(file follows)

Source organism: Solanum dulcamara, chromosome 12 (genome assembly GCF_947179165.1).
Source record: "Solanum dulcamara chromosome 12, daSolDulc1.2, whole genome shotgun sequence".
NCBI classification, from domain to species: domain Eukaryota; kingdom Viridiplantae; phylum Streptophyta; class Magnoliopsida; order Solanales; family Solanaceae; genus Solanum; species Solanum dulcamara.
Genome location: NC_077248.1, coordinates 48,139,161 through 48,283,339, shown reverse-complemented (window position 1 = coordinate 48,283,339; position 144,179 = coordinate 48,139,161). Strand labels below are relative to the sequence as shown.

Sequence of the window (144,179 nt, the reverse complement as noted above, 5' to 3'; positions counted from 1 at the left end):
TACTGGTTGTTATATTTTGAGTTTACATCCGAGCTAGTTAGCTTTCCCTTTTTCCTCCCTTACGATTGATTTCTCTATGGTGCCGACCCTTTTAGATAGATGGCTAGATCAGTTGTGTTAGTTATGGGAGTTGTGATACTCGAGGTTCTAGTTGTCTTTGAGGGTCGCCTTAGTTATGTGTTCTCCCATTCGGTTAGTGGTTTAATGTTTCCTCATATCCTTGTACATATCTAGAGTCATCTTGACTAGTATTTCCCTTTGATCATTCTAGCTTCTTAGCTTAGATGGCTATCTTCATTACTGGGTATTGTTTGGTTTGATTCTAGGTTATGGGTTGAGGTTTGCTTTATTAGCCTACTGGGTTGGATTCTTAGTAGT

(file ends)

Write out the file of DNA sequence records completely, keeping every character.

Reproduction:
Source organism: Solanum dulcamara, chromosome 12 (genome assembly GCF_947179165.1).
Source record: "Solanum dulcamara chromosome 12, daSolDulc1.2, whole genome shotgun sequence".
NCBI classification, from domain to species: domain Eukaryota; kingdom Viridiplantae; phylum Streptophyta; class Magnoliopsida; order Solanales; family Solanaceae; genus Solanum; species Solanum dulcamara.
Genome location: NC_077248.1, coordinates 48,139,161 through 48,283,339, shown reverse-complemented (window position 1 = coordinate 48,283,339; position 144,179 = coordinate 48,139,161). Strand labels below are relative to the sequence as shown.

Sequence of the window (144,179 nt, the reverse complement as noted above, 5' to 3'; positions counted from 1 at the left end):
TACTGGTTGTTATATTTTGAGTTTACATCCGAGCTAGTTAGCTTTCCCTTTTTCCTCCCTTACGATTGATTTCTCTATGGTGCCGACCCTTTTAGATAGATGGCTAGATCAGTTGTGTTAGTTATGGGAGTTGTGATACTCGAGGTTCTAGTTGTCTTTGAGGGTCGCCTTAGTTATGTGTTCTCCCATTCGGTTAGTGGTTTAATGTTTCCTCATATCCTTGTACATATCTAGAGTCATCTTGACTAGTATTTCCCTTTGATCATTCTAGCTTCTTAGCTTAGATGGCTATCTTCATTACTGGGTATTGTTTGGTTTGATTCTAGGTTATGGGTTGAGGTTTGCTTTATTAGCCTACTGGGTTGGATTCTTAGTAGT